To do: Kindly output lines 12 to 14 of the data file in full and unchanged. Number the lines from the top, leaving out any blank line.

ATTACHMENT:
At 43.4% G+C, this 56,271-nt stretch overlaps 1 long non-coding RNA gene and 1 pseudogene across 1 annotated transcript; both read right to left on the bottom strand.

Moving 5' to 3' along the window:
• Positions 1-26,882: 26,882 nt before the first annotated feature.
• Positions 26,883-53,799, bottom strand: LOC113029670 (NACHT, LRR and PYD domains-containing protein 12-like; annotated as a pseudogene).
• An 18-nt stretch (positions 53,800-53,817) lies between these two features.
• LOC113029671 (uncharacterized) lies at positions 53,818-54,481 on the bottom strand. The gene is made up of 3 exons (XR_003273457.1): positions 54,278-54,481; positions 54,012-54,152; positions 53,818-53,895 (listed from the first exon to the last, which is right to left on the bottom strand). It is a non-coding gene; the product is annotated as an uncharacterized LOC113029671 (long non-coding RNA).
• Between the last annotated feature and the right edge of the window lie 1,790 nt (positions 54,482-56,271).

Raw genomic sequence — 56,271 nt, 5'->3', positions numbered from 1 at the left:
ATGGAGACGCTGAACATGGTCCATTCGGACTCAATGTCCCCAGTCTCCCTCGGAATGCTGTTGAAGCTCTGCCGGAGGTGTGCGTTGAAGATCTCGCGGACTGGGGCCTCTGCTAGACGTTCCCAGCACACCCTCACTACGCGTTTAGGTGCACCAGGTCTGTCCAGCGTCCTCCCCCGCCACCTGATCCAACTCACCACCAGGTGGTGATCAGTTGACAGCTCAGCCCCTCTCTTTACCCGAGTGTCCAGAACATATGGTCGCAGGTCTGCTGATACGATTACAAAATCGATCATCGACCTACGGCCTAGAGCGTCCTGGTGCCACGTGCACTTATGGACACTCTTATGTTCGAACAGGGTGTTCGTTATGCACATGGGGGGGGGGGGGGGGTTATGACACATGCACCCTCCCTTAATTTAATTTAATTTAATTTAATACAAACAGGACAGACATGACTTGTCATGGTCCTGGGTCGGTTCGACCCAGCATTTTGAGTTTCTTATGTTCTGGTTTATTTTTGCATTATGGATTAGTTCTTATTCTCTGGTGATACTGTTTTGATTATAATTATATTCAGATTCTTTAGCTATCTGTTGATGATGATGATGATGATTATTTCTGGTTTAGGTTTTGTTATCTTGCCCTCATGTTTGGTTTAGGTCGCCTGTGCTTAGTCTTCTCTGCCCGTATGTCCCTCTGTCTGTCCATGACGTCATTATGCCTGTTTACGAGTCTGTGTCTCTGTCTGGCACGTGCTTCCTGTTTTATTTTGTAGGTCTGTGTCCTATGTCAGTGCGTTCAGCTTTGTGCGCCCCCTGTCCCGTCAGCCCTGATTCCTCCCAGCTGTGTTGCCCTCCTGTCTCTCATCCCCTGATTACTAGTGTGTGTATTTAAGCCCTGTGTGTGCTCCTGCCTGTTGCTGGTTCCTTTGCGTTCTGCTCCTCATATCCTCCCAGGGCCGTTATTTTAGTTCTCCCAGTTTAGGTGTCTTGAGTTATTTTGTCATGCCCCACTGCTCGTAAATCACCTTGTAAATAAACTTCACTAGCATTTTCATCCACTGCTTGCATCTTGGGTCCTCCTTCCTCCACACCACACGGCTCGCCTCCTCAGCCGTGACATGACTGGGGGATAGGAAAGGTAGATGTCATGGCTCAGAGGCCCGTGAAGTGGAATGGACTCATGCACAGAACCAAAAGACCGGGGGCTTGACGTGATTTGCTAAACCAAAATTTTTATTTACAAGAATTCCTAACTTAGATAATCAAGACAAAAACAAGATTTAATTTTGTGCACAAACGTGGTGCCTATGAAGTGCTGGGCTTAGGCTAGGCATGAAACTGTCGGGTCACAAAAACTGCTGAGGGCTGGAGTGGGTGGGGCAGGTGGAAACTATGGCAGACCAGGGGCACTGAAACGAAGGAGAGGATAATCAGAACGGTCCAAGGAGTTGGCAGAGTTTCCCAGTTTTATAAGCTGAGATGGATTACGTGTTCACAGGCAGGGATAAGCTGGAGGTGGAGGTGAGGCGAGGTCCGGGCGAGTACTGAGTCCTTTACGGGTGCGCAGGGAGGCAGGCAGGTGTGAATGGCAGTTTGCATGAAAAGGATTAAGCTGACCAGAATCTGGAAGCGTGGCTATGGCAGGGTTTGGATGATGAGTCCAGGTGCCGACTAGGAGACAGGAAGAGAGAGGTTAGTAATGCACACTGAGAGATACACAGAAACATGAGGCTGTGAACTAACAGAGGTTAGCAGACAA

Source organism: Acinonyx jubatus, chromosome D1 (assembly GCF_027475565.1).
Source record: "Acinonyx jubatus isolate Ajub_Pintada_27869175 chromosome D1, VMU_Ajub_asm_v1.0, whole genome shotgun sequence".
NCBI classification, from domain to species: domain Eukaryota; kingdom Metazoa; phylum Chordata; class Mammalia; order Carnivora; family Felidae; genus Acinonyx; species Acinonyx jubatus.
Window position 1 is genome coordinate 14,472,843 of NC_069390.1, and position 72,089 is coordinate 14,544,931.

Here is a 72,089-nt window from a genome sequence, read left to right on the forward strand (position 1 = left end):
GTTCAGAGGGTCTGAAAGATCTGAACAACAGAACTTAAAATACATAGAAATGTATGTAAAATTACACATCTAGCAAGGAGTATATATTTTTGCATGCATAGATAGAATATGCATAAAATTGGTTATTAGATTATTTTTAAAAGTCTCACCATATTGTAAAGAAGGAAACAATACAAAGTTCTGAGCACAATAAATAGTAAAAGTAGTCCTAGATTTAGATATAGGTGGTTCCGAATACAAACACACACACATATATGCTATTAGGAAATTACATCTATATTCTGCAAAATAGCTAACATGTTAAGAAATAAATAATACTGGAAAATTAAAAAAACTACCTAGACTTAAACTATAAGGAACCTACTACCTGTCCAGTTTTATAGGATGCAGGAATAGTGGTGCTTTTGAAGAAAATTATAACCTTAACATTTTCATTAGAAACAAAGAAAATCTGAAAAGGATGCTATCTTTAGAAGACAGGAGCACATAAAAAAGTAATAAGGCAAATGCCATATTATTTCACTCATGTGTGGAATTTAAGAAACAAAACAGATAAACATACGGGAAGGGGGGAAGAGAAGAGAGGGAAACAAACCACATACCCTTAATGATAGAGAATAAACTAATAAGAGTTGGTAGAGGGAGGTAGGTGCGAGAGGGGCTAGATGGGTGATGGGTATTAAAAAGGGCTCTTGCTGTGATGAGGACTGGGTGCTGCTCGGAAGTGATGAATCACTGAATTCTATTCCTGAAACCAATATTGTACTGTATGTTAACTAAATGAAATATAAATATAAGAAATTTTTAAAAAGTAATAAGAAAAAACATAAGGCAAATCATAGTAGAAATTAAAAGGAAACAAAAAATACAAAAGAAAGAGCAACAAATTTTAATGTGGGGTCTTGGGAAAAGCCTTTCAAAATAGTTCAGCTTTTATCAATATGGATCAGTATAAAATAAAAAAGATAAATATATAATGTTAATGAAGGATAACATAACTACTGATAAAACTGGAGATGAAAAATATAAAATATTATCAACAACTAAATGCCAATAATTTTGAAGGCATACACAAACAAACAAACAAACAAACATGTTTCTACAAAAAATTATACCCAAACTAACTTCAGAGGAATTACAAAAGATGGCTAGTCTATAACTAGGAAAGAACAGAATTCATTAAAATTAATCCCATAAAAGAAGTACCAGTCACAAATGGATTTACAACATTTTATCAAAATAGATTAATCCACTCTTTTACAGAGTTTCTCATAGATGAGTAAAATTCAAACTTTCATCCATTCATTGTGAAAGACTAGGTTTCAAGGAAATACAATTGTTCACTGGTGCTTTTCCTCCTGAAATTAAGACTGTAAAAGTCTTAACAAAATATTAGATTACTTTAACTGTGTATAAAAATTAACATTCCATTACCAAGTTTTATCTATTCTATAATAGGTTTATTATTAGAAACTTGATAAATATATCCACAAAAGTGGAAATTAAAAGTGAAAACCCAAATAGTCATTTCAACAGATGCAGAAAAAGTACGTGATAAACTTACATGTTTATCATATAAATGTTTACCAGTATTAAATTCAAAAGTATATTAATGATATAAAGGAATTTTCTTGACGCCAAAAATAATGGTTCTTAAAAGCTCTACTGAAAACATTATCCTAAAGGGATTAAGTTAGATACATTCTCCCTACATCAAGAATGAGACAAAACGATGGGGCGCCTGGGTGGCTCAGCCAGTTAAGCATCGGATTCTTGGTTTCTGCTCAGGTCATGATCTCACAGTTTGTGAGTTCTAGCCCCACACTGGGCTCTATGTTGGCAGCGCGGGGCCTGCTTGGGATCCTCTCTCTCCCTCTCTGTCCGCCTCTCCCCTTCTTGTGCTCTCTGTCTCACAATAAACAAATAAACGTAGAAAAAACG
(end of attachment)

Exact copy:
NCBI classification, from domain to species: domain Eukaryota; kingdom Metazoa; phylum Chordata; class Mammalia; order Carnivora; family Felidae; genus Acinonyx; species Acinonyx jubatus.
Window position 1 is genome coordinate 14,472,843 of NC_069390.1, and position 72,089 is coordinate 14,544,931.

Here is a 72,089-nt window from a genome sequence, read left to right on the forward strand (position 1 = left end):